But Christine Blower, general secretary of the National Union of Teachers, said: "There will be some, in particular those with special educational needs, for whom achieving a C grade will be simply impossible."
Children who do not get a C grade or above in their English and maths GCSEs will have to continue studying the subjects until they pass.
Previously, students could drop maths and English from their timetables at 16, but from this term, teenagers who do not make the grade will resit the tests until they pass or leave full time education - extended to 17 from this year.
The move comes after employers warned government that school leavers needed to improve their basic skills.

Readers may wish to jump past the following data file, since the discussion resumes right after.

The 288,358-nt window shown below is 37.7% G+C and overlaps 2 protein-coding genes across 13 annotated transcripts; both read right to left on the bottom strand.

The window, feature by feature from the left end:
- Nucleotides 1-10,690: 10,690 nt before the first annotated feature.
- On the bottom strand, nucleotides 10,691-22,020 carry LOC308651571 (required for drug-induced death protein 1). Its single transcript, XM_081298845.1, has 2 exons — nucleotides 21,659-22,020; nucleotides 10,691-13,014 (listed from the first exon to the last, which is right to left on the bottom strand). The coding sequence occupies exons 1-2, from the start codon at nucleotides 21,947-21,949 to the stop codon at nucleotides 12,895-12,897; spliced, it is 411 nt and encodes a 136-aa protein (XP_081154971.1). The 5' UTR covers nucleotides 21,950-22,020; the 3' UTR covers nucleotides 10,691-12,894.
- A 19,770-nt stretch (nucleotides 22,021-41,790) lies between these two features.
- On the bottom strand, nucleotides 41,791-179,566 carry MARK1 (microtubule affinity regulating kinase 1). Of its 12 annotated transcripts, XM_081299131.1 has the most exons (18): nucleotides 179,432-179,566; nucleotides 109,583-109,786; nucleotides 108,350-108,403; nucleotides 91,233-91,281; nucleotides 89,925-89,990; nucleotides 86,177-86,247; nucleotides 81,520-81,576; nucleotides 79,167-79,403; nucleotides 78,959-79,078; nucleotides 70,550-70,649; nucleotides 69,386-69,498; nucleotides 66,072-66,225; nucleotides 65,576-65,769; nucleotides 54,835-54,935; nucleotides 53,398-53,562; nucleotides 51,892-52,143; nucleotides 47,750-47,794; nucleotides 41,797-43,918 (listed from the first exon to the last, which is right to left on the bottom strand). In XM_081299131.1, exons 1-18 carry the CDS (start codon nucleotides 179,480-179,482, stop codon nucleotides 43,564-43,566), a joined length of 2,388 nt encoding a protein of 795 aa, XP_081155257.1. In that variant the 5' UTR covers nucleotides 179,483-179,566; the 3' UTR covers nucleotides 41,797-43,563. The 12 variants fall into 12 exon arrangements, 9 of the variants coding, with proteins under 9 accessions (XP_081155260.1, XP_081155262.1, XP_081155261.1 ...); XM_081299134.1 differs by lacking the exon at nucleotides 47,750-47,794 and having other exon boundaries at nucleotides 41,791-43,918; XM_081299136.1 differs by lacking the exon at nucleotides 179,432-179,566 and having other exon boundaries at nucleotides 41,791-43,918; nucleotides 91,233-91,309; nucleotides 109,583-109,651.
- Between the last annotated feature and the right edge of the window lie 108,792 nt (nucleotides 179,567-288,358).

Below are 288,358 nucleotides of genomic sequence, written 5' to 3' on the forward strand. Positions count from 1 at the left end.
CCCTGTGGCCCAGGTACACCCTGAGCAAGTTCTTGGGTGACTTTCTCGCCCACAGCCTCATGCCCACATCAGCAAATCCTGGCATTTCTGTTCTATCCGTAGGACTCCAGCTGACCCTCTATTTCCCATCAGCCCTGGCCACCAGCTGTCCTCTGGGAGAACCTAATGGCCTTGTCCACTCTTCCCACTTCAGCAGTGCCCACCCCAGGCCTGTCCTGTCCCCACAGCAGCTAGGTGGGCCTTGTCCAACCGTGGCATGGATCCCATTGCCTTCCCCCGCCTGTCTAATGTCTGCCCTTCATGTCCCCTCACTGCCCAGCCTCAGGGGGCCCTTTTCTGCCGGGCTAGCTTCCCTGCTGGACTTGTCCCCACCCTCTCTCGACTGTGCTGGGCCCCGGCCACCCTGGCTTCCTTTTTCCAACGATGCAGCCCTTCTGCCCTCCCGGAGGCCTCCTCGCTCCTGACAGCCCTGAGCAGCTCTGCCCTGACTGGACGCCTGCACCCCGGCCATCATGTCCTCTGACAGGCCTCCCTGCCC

Education Secretary Michael Gove has said English and maths are the subjects 'employers demand before all others'. Last year, more than a quarter of a million 19-year-olds did not have a C grade in either.
Skills minister Matthew Hancock told the BBC that the new measures were about continuation of learning, rather than endless re-taking of exams.
"For those who fail to get a C at GCSE, it's a huge impairment to their future life, their ability to participate not just in work but also as a citizen," he said. "The crucial thing is that they keep learning and if they can get up to that GCSE standard, that's terrific."
The changes will take place from next term.
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